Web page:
It's a truly horrifying narrative that Barry Hines imbues with a power and gritty realism which refuses to relent. Much like the heartbreaking death of the kestrel in 'A Kestrel for a Knave', Hines refuses to bow down to sentimentality. Instead, he crafts a cracked new world where even recognisable language amongst the young has been replaced with a rough, feral approximation of syllables. And as evidenced by Jane's nonchalant reaction to her mother's death, emotions no longer feel like a worthwhile currency.

Crucial themes such as society's dependence on conformity are thrust to the forefront and almost all of the deeper horror in Threads comes from the barbarism of a broken, mangled society. It's a damaged Britain which has, in part, received a significant sucker punch from the abysmal civil defence response and acts as a damning indictment of political responsibility. Crippling Britain's recovery even further is mankind's dependence on technology; with electricity and medical supplies non-existent, the country descends back into the dark ages.

While Hines script is incredibly powerful, Mick Jackson's direction takes the narrative and magnifies it almost exponentially thanks to the terrifying visuals.

A Guide for Armageddon certainly contained some chilling sights, but, in Threads, Jackson truly ratchets up the visual fear. Charred corpses litter the streets (and trees), shell-shocked mothers cradle their dead children and Ruth is forced to feast upon the raw, contaminated corpse of a sheep. With an abandoned Hillsborough estate turned over to the production, Jackson is also granted the opportunity to subvert the the sanctity of the family home. Where once there was love and community, there now remains nothing but piles of rubble full of rats and disease.


And it's this sharp, sudden detachment from reality which makes watching Threads such a numbing experience. Again and again, Ruth, the innocent citizen that represents us all, is bludgeoned by the harsh realities around her. Every inch of Threads is infected with a crushing sense of helplessness and it's this that upsets the most. However, much as Ruth continues to stagger onwards, you can't help but keep watching. To say it blunts your soul would be an understatement; I genuinely think that Threads rewires something deep inside of you to cope.

In the face of all this depravity and destruction there is, believe it or not, time for humour and, whisper it, hope.

The humour occurs only sporadically, but it's there. Shortly after the nuclear attack, a soldier shoots a looter dead and discovers a pack of crisps on the body. The soldier's joy at finding the snack soon turns sour, though, as he discovers they're prawn cocktail. A trifling indignity in the grand scheme of things, but a hilarious reminder of our priorities. Much later, more laughs abound as Ruth haggles with a street vendor for dead rats and, in a deliciously cruel visual gag, loads them into a Gateway shopping bag with the tag line 'Good Food'.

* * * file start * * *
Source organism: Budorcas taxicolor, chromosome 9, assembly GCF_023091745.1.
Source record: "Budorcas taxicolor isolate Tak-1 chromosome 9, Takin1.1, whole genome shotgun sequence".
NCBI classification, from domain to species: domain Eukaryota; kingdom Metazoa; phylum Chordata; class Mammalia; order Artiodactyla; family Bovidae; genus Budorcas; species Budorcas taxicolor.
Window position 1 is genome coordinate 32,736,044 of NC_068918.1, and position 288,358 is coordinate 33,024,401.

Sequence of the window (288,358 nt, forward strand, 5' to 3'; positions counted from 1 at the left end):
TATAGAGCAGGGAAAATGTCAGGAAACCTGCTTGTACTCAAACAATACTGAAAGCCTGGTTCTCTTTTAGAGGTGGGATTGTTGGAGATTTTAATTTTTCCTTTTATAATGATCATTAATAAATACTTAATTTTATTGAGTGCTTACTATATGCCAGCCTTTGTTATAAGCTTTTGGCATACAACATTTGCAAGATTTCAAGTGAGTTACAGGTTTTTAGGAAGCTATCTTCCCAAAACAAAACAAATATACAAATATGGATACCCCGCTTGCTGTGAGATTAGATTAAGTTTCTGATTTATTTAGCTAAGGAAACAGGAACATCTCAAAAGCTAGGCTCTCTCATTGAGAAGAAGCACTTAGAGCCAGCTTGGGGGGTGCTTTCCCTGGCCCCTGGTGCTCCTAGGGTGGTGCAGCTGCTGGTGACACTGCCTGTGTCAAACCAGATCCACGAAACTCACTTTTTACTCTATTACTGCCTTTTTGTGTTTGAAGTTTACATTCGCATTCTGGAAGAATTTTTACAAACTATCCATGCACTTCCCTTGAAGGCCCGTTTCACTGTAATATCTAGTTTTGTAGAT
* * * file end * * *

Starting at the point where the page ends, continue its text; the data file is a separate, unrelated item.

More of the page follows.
In even shorter supply is hope. Although society's foundations have well and truly been destroyed, there's a concerted effort to pull together and rebuild. A scene towards the end of the film finds Jane undergoing a crude form of education - one of the cornerstones of society - and, later, she unravels old threads so that something new can be created. There's even time, just before the final scene turns your stomach, for some sentimentality; as Ruth dies - 13 years on from the attacks - it's revealed that she's been carrying, for all this time, one of Jimmy's beloved books on birds.

Completely uncategorisable due to its kaleidoscopic range, Threads is a masterpiece of British television. Like all the very best art, Threads challenges conventions, induces extreme emotions and delivers a truly unique experience. And, as long as nuclear weapons remain a reality, Threads will never lose any of its explosive power.

Threads: Remastered is available through Simply Media from 9th April 2018. Curious British Telly readers can get an exclusive discount by using the code CURIOUS10

7 comments:

  1. A brilliant read, Ben. I had no idea that a special edition DVD was available - am sorely tempted to update from my previous release now, even though Threads is something that doesn't bear to be seen too frequently....you'd be heading for a breakdown if you did! Truly brilliant, landmark television though. It was Threads that led to me joining the CND and I firmly believe everyone should watch it, at least once. It should be on the school curriculum in fact.

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    1. You know, I probably watch it once a year. Maybe it's a little sadistic to put myself through it, but it's just too good to resist!

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    2. Phew, you're a braver man then me (Gunga Din)

      That reminds me, did you once say in an email you had access to a few old Play for Todays? I'm currently looking for A Hole in Babylon

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  2. A great read and an excellent review
    I have just bought the Blu-ray version. My kids know of it but have refused to watch it. I softened them up with when the wind blows.

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  3. 'Threads' was looked on as left-wing anti-nuclear propaganda in the mid-80's during the height of Thatcherism,yet was still broadcast by the BBC even though said Mrs T always clearly had a downer on the organisation.

    Three decades on,the current social/political way of thinking has veered even more to the right,and the Beeb nowadays wouldn't dare to even consider commissioning such a drama as this,as fluffy escapism such as Bake-Off or Strictly carefully placate the masses into artificial cheerfulness instead of bleakly apocalyptic grimness.Having said that,virtually all modern TV makes me feel apocalyptically miserable anyway,so if an equivalent of 'Threads' was broadcast,I doubt my mood for one would be much changed,anyway.

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    1. Absolutely. The BBC had balls then, now the supposedly impartial broadcaster wouldn't dare upset the government or tell the public what's what. Is it any wonder the latest generation is turning to the net for entertainment and for news?